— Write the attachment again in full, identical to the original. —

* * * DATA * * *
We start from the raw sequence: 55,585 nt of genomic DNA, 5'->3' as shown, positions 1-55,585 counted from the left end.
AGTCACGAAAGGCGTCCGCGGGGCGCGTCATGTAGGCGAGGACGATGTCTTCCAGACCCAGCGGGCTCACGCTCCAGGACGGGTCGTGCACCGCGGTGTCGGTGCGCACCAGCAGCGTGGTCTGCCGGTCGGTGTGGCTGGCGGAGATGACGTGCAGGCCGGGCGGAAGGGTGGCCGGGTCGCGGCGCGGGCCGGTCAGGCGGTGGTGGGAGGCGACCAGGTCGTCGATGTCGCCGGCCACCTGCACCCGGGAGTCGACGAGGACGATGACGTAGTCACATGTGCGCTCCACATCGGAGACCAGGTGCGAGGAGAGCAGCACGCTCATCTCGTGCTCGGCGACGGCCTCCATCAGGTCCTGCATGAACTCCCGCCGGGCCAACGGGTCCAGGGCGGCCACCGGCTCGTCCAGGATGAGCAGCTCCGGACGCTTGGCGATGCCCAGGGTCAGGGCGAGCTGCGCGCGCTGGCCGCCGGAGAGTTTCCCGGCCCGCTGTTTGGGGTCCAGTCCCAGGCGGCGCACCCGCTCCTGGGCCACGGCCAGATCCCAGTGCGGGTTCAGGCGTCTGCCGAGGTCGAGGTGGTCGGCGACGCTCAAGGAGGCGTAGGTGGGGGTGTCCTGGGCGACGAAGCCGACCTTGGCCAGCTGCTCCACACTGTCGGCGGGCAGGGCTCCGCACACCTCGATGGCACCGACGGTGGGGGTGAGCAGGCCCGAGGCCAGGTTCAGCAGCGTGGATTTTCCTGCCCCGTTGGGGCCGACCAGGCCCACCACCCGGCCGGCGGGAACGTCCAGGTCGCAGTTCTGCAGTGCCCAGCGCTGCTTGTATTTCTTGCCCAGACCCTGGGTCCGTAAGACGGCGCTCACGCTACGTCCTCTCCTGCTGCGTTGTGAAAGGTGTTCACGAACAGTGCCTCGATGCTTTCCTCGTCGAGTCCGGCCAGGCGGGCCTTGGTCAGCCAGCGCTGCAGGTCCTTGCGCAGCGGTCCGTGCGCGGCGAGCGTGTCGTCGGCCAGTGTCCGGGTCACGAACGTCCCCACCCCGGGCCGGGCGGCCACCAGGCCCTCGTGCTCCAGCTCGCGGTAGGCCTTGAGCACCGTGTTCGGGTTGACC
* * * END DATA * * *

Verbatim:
We start from the raw sequence: 55,585 nt of genomic DNA, 5'->3' as shown, positions 1-55,585 counted from the left end.
AGTCACGAAAGGCGTCCGCGGGGCGCGTCATGTAGGCGAGGACGATGTCTTCCAGACCCAGCGGGCTCACGCTCCAGGACGGGTCGTGCACCGCGGTGTCGGTGCGCACCAGCAGCGTGGTCTGCCGGTCGGTGTGGCTGGCGGAGATGACGTGCAGGCCGGGCGGAAGGGTGGCCGGGTCGCGGCGCGGGCCGGTCAGGCGGTGGTGGGAGGCGACCAGGTCGTCGATGTCGCCGGCCACCTGCACCCGGGAGTCGACGAGGACGATGACGTAGTCACATGTGCGCTCCACATCGGAGACCAGGTGCGAGGAGAGCAGCACGCTCATCTCGTGCTCGGCGACGGCCTCCATCAGGTCCTGCATGAACTCCCGCCGGGCCAACGGGTCCAGGGCGGCCACCGGCTCGTCCAGGATGAGCAGCTCCGGACGCTTGGCGATGCCCAGGGTCAGGGCGAGCTGCGCGCGCTGGCCGCCGGAGAGTTTCCCGGCCCGCTGTTTGGGGTCCAGTCCCAGGCGGCGCACCCGCTCCTGGGCCACGGCCAGATCCCAGTGCGGGTTCAGGCGTCTGCCGAGGTCGAGGTGGTCGGCGACGCTCAAGGAGGCGTAGGTGGGGGTGTCCTGGGCGACGAAGCCGACCTTGGCCAGCTGCTCCACACTGTCGGCGGGCAGGGCTCCGCACACCTCGATGGCACCGACGGTGGGGGTGAGCAGGCCCGAGGCCAGGTTCAGCAGCGTGGATTTTCCTGCCCCGTTGGGGCCGACCAGGCCCACCACCCGGCCGGCGGGAACGTCCAGGTCGCAGTTCTGCAGTGCCCAGCGCTGCTTGTATTTCTTGCCCAGACCCTGGGTCCGTAAGACGGCGCTCACGCTACGTCCTCTCCTGCTGCGTTGTGAAAGGTGTTCACGAACAGTGCCTCGATGCTTTCCTCGTCGAGTCCGGCCAGGCGGGCCTTGGTCAGCCAGCGCTGCAGGTCCTTGCGCAGCGGTCCGTGCGCGGCGAGCGTGTCGTCGGCCAGTGTCCGGGTCACGAACGTCCCCACCCCGGGCCGGGCGGCCACCAGGCCCTCGTGCTCCAGCTCGCGGTAGGCCTTGAGCACCGTGTTCGGGTTGACC